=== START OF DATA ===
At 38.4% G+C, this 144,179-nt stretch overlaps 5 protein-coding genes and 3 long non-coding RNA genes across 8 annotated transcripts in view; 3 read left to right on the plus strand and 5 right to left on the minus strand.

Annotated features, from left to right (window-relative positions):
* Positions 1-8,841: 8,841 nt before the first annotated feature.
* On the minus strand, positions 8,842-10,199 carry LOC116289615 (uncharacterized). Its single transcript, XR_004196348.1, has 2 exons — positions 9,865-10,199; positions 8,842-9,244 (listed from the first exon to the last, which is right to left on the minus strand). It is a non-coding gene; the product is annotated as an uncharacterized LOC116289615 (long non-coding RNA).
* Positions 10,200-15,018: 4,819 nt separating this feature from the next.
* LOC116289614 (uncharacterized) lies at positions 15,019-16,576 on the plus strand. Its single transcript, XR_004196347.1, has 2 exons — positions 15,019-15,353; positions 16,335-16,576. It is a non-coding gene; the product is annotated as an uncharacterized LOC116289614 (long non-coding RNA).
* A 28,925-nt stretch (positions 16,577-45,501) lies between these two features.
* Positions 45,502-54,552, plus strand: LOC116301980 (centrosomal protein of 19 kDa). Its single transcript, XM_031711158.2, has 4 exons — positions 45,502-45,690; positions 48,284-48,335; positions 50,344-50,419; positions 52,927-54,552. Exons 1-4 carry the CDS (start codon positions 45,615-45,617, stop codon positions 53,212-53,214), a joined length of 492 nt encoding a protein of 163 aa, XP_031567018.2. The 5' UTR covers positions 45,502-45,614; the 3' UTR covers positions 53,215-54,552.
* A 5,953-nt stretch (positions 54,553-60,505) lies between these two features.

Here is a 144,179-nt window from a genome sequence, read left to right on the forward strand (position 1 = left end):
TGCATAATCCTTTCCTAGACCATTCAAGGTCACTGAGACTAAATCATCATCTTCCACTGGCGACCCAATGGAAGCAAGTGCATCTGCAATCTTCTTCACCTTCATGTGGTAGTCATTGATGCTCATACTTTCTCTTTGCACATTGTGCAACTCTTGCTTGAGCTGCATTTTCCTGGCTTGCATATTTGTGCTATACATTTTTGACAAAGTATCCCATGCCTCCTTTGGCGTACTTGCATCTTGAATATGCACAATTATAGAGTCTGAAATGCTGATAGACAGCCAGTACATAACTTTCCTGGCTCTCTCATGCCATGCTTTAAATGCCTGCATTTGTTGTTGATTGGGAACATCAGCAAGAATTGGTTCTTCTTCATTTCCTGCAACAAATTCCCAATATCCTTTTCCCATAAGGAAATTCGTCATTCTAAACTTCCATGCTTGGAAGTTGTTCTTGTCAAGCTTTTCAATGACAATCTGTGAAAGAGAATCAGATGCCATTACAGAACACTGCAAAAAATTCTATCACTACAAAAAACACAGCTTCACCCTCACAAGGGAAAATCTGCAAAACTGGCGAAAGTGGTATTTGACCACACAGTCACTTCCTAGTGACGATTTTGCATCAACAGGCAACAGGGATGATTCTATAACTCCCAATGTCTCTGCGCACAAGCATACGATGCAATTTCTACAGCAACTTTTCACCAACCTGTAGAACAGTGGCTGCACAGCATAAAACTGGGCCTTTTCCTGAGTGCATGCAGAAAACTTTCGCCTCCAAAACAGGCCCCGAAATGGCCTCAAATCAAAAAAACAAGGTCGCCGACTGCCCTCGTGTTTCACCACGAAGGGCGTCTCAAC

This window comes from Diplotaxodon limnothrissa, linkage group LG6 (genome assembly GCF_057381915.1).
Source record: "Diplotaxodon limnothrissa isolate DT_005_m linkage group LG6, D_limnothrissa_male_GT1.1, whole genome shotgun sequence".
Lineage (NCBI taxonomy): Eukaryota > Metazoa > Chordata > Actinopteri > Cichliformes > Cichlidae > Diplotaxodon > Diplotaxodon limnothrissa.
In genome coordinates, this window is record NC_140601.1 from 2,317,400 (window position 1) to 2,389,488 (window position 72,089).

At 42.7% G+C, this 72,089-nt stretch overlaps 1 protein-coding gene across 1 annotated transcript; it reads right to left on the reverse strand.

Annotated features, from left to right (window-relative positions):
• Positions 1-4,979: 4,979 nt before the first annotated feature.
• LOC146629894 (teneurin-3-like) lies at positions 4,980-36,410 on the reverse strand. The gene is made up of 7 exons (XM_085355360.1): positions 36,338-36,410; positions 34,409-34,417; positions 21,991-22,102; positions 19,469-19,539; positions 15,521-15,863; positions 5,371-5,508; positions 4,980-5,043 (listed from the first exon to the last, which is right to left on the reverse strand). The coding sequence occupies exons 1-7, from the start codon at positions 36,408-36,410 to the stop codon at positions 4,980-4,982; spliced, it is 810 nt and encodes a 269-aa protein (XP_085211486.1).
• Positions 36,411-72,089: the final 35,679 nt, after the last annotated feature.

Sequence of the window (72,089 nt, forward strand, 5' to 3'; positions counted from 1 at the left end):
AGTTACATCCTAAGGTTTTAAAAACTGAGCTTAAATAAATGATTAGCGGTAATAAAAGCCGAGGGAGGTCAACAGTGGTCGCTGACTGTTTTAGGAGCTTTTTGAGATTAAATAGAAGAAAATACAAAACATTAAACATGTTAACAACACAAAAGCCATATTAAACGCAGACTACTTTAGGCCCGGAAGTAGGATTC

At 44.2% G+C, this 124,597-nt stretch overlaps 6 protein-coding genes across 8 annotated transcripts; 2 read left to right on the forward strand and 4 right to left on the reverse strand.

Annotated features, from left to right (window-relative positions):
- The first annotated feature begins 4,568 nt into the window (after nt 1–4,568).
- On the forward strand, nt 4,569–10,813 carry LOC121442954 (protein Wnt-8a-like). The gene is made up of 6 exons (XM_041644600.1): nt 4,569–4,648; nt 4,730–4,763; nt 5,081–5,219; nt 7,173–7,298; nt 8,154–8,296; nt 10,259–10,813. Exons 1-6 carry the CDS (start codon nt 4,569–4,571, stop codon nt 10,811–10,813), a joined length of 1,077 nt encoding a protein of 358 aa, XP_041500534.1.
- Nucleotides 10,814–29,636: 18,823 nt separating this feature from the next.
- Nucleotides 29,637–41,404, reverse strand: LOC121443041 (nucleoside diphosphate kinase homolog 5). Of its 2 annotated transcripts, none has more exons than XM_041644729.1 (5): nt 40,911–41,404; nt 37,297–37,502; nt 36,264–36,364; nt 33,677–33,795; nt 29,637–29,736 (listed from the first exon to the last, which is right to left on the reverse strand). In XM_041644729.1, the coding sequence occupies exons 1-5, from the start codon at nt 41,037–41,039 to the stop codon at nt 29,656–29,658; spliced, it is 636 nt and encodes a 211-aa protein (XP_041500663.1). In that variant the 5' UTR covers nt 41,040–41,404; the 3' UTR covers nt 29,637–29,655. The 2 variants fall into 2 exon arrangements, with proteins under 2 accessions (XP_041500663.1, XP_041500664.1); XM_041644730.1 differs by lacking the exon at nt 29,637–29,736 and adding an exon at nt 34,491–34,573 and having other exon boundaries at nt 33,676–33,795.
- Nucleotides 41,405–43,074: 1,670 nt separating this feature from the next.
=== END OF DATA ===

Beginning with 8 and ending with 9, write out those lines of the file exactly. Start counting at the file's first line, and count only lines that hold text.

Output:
* Positions 45,502-54,552, plus strand: LOC116301980 (centrosomal protein of 19 kDa). Its single transcript, XM_031711158.2, has 4 exons — positions 45,502-45,690; positions 48,284-48,335; positions 50,344-50,419; positions 52,927-54,552. Exons 1-4 carry the CDS (start codon positions 45,615-45,617, stop codon positions 53,212-53,214), a joined length of 492 nt encoding a protein of 163 aa, XP_031567018.2. The 5' UTR covers positions 45,502-45,614; the 3' UTR covers positions 53,215-54,552.
* A 5,953-nt stretch (positions 54,553-60,505) lies between these two features.